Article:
Pandemic’s impacts on Live Nation, operator of The Magnolia performing arts center, also discussed
By Paul Kruze, Contributing Editor
May 8, 2020 (San Diego’s East County) -- “When people are bored and feel trapped, they often resort to using drugs and alcohol. We’re going to see a huge increase in drug and alcohol abuse that’s going to have a corresponding effect on domestic violence and other problems like that,” said El Cajon Mayor Bill Wells (R) as a part of an hour-long question and answer webcast presented and moderated by San Diego County Republican Central Committee Chairman Tony Krvaric last Tuesday.
Members of the public who found out about the webcasts also were able to participate with online questions. Earlier in the day, Santee Mayor John Minto (R) also participated in a similar webcast with Krvaric along with San Marcos Mayor Rebecca Jones (R) and Coronado Mayor Richard Bailey (R).
Wells went on to say that independent of the COVID-19 virus itself, the social costs will be large and significant. “This is certainly going to bring on a lot of health problems that may take as many and much of a toll as the COVID virus would. We’re going to have some people who are depressed or kill themselves.”
Wells, who holds a doctorate in psychology besides his responsibilities as mayor of the City of El Cajon, is founder and chief executive officer of Broadwell Behavioral Health. He has worked as a registered nurse in clinical psychology, as well as served as an adjunct professor and has held diverse positions at various psychiatric hospitals.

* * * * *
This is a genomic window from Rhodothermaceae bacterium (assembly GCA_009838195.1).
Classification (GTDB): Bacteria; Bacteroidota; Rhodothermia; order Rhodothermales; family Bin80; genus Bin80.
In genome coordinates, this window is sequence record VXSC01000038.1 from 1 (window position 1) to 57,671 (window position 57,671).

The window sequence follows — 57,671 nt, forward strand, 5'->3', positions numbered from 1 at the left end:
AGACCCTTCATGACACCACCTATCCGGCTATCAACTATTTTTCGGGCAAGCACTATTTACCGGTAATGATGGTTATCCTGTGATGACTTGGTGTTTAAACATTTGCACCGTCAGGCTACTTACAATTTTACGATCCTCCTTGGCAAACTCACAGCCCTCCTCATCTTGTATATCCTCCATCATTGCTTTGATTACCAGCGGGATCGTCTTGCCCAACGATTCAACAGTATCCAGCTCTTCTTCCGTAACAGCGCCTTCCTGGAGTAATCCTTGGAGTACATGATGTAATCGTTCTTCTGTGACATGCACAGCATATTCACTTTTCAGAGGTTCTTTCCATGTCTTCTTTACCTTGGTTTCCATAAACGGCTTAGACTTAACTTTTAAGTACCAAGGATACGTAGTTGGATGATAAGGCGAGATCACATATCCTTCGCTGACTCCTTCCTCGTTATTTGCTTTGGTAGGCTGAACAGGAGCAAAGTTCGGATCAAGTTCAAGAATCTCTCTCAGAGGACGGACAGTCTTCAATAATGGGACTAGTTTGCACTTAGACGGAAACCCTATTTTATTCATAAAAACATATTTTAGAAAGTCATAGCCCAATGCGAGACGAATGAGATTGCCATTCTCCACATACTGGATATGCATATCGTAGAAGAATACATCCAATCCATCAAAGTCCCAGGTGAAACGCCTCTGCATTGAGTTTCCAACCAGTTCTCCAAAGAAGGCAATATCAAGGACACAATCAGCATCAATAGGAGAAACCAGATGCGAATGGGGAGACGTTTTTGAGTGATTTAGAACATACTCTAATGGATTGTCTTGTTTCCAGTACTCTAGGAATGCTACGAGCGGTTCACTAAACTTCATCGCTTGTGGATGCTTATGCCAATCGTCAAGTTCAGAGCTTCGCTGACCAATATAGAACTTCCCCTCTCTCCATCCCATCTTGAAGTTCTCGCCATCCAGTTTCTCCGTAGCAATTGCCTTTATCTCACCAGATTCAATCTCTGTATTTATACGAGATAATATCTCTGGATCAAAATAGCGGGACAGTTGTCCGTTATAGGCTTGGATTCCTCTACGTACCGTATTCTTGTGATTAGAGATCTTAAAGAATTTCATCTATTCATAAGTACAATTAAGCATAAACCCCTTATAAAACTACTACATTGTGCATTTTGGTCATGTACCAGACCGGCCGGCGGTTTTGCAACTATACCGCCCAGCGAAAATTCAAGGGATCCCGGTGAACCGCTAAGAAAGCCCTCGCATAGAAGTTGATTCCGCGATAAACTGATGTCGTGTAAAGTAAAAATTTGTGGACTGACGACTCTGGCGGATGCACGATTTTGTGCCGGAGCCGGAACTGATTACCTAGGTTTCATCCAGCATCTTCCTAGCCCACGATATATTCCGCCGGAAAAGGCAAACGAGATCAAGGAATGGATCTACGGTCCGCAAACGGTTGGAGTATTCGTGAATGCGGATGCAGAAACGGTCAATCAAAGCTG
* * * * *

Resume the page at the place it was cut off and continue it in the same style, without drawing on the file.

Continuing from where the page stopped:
“We’re going to see a huge spike in the number of people who have killed themselves in this period of time versus a period time there wasn’t this. It is certainly something worth looking at. Ultimately, we should not be ignoring it,” he said.
Wells also said that in spite of the loneliness aspects of the government stay-at-home order, the average person has access to many telecommunications tools. “But you should also be talking to your families, be talking to your friends, and just be worried about people who live alone.”
Wells began the webcast with encouraging words, noting how local residents have been a “good job” of weathering the crisis by staying indoors, practicing good personal hygiene. “They’ve waited for this month to be over so we can get back to normal,” he added.
He said that the time has come for the community to cautiously begin re-opening. “I worry seriously what is going to happen to the lives of people are not going to work, what is going to happen to people who own small businesses, those people who own large businesses, for that matter. For the restaurants, and all of the other places that can’t be open,” Wells said. ““We have to be cautious about it but move forward without putting [people] into overt risk.”
East County Magazine submitted a question to Wells about the future of the city’s nascent relationship with the concert promoter Live Nation, which has had to cancel all shows at some 30,000 venues around the world including The Magnolia, formerly the East County Performing Arts Center. As a result, it has sustained massive financial losses amounting to $7 billion because crippled concert tours and attendance. The sports and concert producer has announced a policy to refund patron ticket purchases for cancelled shows.
To buffet those losses, the government of Saudi Arabia wealth fund has purchased a 5.7 percent stake in the entertainment corporation, giving Live Nation a $500 million dollar financial pillow to rest on.